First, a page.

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5 Favorite Female Friendships (and Why We Need More in Pop Culture)

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Warsan Shire once said, “There is no intimacy like that between two women who have chosen to be sisters.” And yet, when it comes to female friendship, television shows are often woefully lacking. Either women are pitted against each other or their relationships revolve around the men in their lives (that’s if there is more than one female character in the first place). For those of you who value women’s friendships as much as I do, here is a list of my most beloved friendships between two women.

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image via PBS

  1. Sybil Crawley/Gwen Harding (Downton Abbey)

Sybil and Gwen are not in positions that make it easy for them to befriend one another. Living in early 20th century England, Sybil is the youngest daughter of an earl, and Gwen is one of the many housemaids working at Downton Abbey. A compassionate and politically conscious woman, Sybil takes an interest in the ambitious Gwen, who wants to rise above her station to become a secretary.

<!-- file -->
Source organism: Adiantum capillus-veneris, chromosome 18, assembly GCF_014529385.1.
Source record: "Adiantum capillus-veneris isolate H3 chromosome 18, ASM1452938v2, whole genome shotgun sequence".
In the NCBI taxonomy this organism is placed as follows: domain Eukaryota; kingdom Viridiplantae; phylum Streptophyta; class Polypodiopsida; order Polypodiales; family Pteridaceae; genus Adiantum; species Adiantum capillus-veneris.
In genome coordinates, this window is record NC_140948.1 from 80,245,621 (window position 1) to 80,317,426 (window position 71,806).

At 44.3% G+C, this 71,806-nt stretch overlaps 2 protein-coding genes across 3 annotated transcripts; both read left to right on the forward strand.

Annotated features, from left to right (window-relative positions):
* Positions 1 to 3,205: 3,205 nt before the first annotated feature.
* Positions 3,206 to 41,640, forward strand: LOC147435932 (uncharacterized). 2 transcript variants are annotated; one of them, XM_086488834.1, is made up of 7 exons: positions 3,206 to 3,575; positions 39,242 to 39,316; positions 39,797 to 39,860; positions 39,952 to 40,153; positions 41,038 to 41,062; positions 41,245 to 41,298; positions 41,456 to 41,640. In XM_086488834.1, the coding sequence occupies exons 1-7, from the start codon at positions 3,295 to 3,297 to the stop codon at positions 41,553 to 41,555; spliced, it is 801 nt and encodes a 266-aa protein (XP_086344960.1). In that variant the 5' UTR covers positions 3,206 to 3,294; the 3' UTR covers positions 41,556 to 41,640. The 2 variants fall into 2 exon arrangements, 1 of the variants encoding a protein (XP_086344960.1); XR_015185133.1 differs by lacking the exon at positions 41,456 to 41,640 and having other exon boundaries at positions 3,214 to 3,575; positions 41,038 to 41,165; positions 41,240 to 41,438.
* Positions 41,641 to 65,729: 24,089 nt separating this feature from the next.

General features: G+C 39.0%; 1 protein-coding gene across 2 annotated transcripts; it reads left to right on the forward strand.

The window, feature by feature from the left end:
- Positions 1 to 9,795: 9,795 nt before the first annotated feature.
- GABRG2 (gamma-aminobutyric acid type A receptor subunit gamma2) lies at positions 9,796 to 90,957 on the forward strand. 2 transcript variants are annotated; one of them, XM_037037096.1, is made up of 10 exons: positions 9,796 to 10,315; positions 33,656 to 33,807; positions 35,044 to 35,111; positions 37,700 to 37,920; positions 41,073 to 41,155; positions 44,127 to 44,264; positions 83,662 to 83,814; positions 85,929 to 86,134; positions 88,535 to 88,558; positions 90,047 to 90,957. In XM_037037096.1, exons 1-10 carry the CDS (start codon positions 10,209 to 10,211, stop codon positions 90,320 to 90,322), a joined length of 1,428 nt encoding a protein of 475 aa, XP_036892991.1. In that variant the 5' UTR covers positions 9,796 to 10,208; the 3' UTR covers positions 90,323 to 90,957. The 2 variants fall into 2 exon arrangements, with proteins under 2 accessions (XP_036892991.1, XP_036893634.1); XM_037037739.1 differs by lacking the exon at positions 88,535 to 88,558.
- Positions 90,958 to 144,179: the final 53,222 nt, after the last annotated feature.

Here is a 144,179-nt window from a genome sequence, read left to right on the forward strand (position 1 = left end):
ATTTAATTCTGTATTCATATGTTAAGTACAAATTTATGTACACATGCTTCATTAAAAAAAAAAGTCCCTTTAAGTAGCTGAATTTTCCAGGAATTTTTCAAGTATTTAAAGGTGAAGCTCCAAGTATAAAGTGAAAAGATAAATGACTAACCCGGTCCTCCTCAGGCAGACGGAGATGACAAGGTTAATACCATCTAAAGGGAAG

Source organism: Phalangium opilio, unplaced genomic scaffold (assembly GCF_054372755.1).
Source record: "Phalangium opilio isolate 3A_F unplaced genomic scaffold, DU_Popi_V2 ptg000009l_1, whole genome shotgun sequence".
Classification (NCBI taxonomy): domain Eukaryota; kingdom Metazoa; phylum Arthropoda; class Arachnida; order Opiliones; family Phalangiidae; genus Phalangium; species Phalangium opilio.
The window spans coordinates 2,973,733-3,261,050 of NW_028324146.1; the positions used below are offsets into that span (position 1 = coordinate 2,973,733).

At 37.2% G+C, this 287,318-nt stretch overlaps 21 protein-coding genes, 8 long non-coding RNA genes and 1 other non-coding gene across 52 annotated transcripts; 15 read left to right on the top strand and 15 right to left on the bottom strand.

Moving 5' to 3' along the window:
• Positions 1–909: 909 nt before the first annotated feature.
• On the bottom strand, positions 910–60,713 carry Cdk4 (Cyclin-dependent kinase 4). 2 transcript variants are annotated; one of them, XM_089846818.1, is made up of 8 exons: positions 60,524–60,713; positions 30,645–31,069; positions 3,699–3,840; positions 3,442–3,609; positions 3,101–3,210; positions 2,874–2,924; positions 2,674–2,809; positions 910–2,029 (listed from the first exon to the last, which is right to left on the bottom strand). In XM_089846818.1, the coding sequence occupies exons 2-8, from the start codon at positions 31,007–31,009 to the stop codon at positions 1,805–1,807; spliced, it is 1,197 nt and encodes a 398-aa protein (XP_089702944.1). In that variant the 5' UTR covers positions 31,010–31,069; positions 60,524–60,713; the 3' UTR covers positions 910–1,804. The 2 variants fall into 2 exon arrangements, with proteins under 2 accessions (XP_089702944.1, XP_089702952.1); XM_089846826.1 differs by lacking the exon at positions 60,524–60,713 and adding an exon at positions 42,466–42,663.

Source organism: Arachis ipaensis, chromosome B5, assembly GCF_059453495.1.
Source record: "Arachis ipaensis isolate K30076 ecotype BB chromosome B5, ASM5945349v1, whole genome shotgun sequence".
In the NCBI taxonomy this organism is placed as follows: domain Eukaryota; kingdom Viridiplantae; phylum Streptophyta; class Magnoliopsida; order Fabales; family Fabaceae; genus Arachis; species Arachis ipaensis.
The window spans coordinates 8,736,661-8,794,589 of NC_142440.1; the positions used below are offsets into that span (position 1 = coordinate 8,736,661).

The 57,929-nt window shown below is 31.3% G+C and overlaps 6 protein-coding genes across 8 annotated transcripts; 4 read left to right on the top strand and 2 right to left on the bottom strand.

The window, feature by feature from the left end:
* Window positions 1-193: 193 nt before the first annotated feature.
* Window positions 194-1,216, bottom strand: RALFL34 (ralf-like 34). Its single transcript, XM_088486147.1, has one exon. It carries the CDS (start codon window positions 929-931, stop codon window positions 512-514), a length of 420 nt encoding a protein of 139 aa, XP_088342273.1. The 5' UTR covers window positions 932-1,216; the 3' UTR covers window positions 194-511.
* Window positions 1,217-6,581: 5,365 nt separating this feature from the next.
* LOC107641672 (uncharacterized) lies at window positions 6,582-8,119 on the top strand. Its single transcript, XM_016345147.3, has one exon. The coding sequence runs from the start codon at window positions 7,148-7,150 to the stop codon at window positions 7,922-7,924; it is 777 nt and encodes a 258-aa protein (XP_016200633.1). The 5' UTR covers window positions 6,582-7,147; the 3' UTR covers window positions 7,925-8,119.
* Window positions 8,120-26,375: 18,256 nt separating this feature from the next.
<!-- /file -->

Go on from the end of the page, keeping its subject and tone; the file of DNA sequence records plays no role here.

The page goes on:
Sybil uses her position and resources to assist Gwen with the job search. She arranges for her to go into town to interview, writes her a reference, and even frees up the library so Gwen can use it as an interview space. When Gwen’s first interview is unsuccessful and she becomes discouraged, it is Sybil who tells her not to give up. Sybil offers Gwen this support for no other reason than her staunch belief in women raising each other up. When Gwen is finally offered a secretarial position, Sybil celebrates with her.

Sybil and Gwen’s friendship, non-traditional in many ways, showcases women supporting each other’s ambitions, an ideal of feminism often sidelined for flashier antics.